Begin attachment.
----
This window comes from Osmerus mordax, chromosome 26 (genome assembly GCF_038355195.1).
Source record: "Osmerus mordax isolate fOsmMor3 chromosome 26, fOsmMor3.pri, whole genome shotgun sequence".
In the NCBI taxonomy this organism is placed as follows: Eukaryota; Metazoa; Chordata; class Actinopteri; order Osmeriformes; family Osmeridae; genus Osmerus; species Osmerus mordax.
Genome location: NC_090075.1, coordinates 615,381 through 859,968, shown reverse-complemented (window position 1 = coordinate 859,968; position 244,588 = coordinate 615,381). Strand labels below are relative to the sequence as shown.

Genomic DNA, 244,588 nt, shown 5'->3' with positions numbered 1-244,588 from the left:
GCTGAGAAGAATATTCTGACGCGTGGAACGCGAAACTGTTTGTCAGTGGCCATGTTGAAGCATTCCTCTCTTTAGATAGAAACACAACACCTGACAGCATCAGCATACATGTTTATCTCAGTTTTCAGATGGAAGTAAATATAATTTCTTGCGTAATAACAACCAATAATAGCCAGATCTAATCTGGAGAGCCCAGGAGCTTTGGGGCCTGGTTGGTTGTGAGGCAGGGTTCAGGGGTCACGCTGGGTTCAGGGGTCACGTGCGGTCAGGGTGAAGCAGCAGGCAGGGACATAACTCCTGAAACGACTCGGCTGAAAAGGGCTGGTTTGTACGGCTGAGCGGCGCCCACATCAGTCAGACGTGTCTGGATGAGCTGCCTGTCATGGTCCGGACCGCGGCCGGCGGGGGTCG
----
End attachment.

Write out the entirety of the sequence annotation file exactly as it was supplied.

This window comes from Osmerus mordax, chromosome 26 (genome assembly GCF_038355195.1).
Source record: "Osmerus mordax isolate fOsmMor3 chromosome 26, fOsmMor3.pri, whole genome shotgun sequence".
In the NCBI taxonomy this organism is placed as follows: Eukaryota; Metazoa; Chordata; class Actinopteri; order Osmeriformes; family Osmeridae; genus Osmerus; species Osmerus mordax.
Genome location: NC_090075.1, coordinates 615,381 through 859,968, shown reverse-complemented (window position 1 = coordinate 859,968; position 244,588 = coordinate 615,381). Strand labels below are relative to the sequence as shown.

Genomic DNA, 244,588 nt, shown 5'->3' with positions numbered 1-244,588 from the left:
GCTGAGAAGAATATTCTGACGCGTGGAACGCGAAACTGTTTGTCAGTGGCCATGTTGAAGCATTCCTCTCTTTAGATAGAAACACAACACCTGACAGCATCAGCATACATGTTTATCTCAGTTTTCAGATGGAAGTAAATATAATTTCTTGCGTAATAACAACCAATAATAGCCAGATCTAATCTGGAGAGCCCAGGAGCTTTGGGGCCTGGTTGGTTGTGAGGCAGGGTTCAGGGGTCACGCTGGGTTCAGGGGTCACGTGCGGTCAGGGTGAAGCAGCAGGCAGGGACATAACTCCTGAAACGACTCGGCTGAAAAGGGCTGGTTTGTACGGCTGAGCGGCGCCCACATCAGTCAGACGTGTCTGGATGAGCTGCCTGTCATGGTCCGGACCGCGGCCGGCGGGGGTCG